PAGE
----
Difficult topics . . . German actress Julia Jentsch starred in 24 Weeks, one of the two most-popular films in the 2018 Timaru Film Society programme. PHOTO: SUPPLIED

by Greta Yeoman

The Timaru Film Society is set to switch to Monday screenings next year – as well as increasing the number of films on offer.

Ross Stevenson, who established the Timaru society with Jayne Blakemore last year, said the society would return in March with 18 films on offer for the 2019 season.

The society ran its first full-year programme this year on Tuesday evenings. An average of 72 members turned up at each of the semi-regular screenings.

Documentary discussions . . . Listen to Me Marlon, about Marlon Brando, was one of the Timaru Film Society’s highest-voted film screenings. PHOTO: SUPPLIED

Mr Stevenson said the group, which holds its screenings at Movie Max, would shift its fortnightly events to Monday evenings, at the request of cinema management.

While it would potentially decrease audience numbers if people could not make the new dates, Mr Stevenson expected the society would pick up some new members who had previously been unable to attend the Tuesday screenings.

The first film in the 2019 programme would screen in March, he said.

Membership fees would remain at $100 for the year, but the number of films shown would increase from 15 to 18.

“[We are] aiming for two films a month.”

The programme is compiled from a list of 40 films offered by the New Zealand Federation of Film Societies.

Timaru Film Society co-founder Ross Stevenson. PHOTO: COURIER FILES

Mr Stevenson said each society had to put together a “wish list” ranking the films it wanted to screen, which would then be worked out by the national body, based on when and how many times particular films were able to be screened.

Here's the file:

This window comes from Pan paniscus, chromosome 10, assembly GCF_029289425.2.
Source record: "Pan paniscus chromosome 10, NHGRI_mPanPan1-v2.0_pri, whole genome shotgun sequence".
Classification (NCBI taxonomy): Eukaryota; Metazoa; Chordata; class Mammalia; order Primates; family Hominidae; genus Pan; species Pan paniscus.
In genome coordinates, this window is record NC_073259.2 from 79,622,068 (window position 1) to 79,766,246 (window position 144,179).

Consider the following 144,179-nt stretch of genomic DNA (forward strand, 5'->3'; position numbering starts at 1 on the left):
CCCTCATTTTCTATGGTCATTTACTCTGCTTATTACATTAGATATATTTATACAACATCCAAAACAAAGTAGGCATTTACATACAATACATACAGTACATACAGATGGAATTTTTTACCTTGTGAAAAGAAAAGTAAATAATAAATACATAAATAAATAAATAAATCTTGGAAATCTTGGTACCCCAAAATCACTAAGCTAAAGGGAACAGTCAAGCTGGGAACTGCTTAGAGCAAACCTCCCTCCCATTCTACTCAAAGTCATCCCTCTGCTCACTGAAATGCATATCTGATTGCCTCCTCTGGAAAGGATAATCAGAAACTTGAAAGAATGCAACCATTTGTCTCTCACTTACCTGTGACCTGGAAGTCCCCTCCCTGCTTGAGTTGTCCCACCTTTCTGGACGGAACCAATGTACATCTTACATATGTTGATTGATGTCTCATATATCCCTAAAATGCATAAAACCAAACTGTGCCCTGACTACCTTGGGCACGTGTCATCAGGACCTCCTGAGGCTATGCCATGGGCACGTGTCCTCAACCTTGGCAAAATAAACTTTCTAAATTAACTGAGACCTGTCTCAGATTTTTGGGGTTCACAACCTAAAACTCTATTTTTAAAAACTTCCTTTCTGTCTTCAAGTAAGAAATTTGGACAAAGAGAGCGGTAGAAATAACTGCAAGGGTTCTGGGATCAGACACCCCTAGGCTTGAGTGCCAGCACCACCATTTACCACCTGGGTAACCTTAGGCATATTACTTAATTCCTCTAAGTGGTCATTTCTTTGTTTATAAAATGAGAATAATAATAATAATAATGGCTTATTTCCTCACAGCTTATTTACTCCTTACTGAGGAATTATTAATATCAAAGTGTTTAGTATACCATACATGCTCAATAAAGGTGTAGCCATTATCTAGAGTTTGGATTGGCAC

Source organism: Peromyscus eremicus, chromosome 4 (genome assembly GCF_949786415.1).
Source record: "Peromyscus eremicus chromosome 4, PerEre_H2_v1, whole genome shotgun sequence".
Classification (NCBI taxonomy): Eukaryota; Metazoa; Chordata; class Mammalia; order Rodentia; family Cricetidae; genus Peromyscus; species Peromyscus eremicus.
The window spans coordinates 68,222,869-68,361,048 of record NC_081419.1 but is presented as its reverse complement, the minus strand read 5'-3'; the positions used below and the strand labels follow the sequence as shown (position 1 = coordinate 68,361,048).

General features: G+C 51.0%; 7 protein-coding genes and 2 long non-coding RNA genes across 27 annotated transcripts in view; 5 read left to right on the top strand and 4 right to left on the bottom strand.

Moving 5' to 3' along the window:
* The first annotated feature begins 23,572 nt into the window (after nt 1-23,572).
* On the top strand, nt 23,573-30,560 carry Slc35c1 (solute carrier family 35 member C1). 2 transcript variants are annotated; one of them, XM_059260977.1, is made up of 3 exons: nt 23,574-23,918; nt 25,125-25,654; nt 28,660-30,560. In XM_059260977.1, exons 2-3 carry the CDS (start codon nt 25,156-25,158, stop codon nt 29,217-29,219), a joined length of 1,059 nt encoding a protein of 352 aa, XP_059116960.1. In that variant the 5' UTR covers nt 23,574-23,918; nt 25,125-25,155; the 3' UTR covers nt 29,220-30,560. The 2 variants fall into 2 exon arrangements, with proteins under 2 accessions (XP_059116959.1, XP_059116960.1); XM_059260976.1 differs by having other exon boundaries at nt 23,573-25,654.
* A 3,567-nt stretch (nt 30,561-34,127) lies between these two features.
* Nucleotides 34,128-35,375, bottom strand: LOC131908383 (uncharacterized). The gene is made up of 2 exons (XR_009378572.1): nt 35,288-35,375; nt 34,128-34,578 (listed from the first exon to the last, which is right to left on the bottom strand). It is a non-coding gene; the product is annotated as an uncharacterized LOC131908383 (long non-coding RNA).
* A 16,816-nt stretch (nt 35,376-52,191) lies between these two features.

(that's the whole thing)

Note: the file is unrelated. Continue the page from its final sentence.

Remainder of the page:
“They put the puzzle together.”

There were 15 film societies across New Zealand and even after just one full year of the group, the Timaru Film Society was now the fifth-largest in the country, he said.

There are about 146 members in the group at present.

While the 2019 programme was not yet public, Mr Stevenson hoped there would be a good mix of film styles, topics and countries of origin.

“We will have quite a wide range.”

He said the variety of people in the society was demonstrated through the rating system the society ran where audience members were given a slip with one to five stars, to rate each film. Some films got a one-star reaction from some viewers, while others rated it five stars.

“People also like talking about the films afterwards.”

This was demonstrated by the two most-popular films, Listen to Me Marlon about Marlon Brando and 24 Weeks, a drama about a woman deciding whether to have a late-term abortion, which both scored 85%.

“Some types of film can cause a strong reaction.”

For more information about the Timaru Film Society or to inquire about joining, email or visit mediaPatike